ASUU Strike 2013 Update: Strike Not Over, Wike Calls Union’s Demands ‘Outrageous’
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ASUU Strike 2013 Update: Union Votes to End Strike, Will Meet with President Jonathan
The ASUU strike in 2013 continues, and the latest update is that the strike is not over as was predicted over the weekend.
But the end is called into question now as it seems the federal government and the union haven’t actually met yet. The meeting was supposed to happen after union leadership voted to end the strike on Saturday.
The vote, however, included three conditions that the federal government must meet in order for the strike to get called off.
Instead of meeting with President Goodluck Jonathan as planned, the union delivered a letter outlining the three conditions to Minister for Education Nyesom Wike. It’s unclear why the meeting didn’t happen.
Wike is not happy with the union’s demands.
“I will have to see Mr. President to see how the government can go about this development, which is not favorable,” said Wike, reported the Nation, making the first comments by a federal official about the latest developments. “It is outrageous. ASUU is now making fresh demands and this will definitely need further discussion.”
As reported previously, besides the three conditions, the union wants legal binding from the president before ending the strike.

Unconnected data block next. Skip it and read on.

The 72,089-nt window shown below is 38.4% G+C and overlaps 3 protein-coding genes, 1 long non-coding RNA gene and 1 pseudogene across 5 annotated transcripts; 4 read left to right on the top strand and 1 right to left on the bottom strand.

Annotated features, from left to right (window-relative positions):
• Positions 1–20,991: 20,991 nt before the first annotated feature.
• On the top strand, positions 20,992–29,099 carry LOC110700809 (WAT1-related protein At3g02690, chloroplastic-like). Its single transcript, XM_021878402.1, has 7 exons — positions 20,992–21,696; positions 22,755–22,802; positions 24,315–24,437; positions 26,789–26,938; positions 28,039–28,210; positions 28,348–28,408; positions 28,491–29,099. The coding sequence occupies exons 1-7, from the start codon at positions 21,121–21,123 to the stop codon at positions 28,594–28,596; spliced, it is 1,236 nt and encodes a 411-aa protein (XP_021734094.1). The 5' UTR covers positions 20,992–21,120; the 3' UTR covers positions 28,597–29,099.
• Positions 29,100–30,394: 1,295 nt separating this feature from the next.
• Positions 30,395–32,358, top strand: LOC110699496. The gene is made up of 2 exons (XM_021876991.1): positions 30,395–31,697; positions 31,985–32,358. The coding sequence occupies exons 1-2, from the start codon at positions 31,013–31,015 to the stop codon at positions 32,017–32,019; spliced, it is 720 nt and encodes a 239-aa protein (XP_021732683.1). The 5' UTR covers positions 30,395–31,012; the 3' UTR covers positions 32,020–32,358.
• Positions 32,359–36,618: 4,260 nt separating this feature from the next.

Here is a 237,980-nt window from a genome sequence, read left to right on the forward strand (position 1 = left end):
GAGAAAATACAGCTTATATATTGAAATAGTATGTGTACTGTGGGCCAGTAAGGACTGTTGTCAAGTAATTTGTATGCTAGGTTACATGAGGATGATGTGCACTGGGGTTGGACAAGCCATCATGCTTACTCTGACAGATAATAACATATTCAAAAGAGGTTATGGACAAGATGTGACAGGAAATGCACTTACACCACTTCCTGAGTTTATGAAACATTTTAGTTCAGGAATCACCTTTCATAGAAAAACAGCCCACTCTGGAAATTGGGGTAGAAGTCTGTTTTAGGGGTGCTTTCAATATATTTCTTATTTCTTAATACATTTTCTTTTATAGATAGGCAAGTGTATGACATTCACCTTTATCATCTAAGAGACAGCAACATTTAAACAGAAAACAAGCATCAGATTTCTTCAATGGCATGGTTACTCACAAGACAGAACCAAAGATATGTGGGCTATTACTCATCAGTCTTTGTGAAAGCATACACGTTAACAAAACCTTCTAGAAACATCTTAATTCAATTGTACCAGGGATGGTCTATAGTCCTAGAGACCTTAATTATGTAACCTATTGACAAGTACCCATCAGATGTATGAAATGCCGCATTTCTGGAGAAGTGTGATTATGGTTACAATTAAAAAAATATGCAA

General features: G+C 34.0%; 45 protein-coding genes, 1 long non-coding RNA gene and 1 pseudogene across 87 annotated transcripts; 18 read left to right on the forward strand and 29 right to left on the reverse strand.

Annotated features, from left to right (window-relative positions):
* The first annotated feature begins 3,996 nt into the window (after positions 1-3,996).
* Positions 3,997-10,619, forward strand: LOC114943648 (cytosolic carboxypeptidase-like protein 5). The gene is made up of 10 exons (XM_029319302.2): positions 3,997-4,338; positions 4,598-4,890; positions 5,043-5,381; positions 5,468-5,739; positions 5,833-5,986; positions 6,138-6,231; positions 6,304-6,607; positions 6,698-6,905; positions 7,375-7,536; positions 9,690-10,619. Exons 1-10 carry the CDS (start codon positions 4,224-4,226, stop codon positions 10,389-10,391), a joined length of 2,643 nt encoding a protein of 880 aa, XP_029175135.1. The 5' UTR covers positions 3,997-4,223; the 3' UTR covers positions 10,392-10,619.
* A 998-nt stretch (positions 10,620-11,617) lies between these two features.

“ASUU leaders are not ready to take anything for granted this time around; every clause in whatever is agreed upon will have legal effect on the two parties,” a source told the Nation.
One of the three conditions conditions is a written commitment from President Jonathan that the federal government will commit N225billion annually to the funding of universities for the next four years.
That’s not as simple as it sounds, a presidency source said.
“The government is also weighing options on the demands of ASUU especially the aspects relating to financial commitment. You know, what the government spends has to depend on what it earns. If there is a binding financial commitment and there is global recession in the oil industry, will government now look for money at all cost?
“This is one grey area of the pending agreement on which the two parties must reach a compromise.”
Another union source said that the government aims to trick the union into calling off the strike while not implementing the 2009 agreement, which is supposedly what the strike is over. The source said that the union may continue the strike into 2014.
Dr. Adeyemi Daramola, a lecturer in the Department of English at the University of Lagos, supported that claim, telling the Nigerian Tribune that the union plans to strike until mid-January 2014.
That’s surely shocking news if it is true, because it has appeared numerous times over the past few weeks that the strike would be called off any day. The majority of the union leaders voted to end the strike at campuses across the country following a meeting with President Jonathan and government officials.
The National Executive Council was scheduled for November 20, and the union appeared ready to end the strike at the meeting and make it official the next day.
But former union president Festus Iyayi suddenly died from a car accident on his way to the NEC meeting, so the meeting was postponed.
People weren’t sure when the meeting would be rescheduled, and the union remained secretive about its actions after the crash. However, it emerged that a two-day meeting “secret meeting” was held over the weekend, at which the union leadership voted to end the strike but also to demand the three conditions which has upset government officials.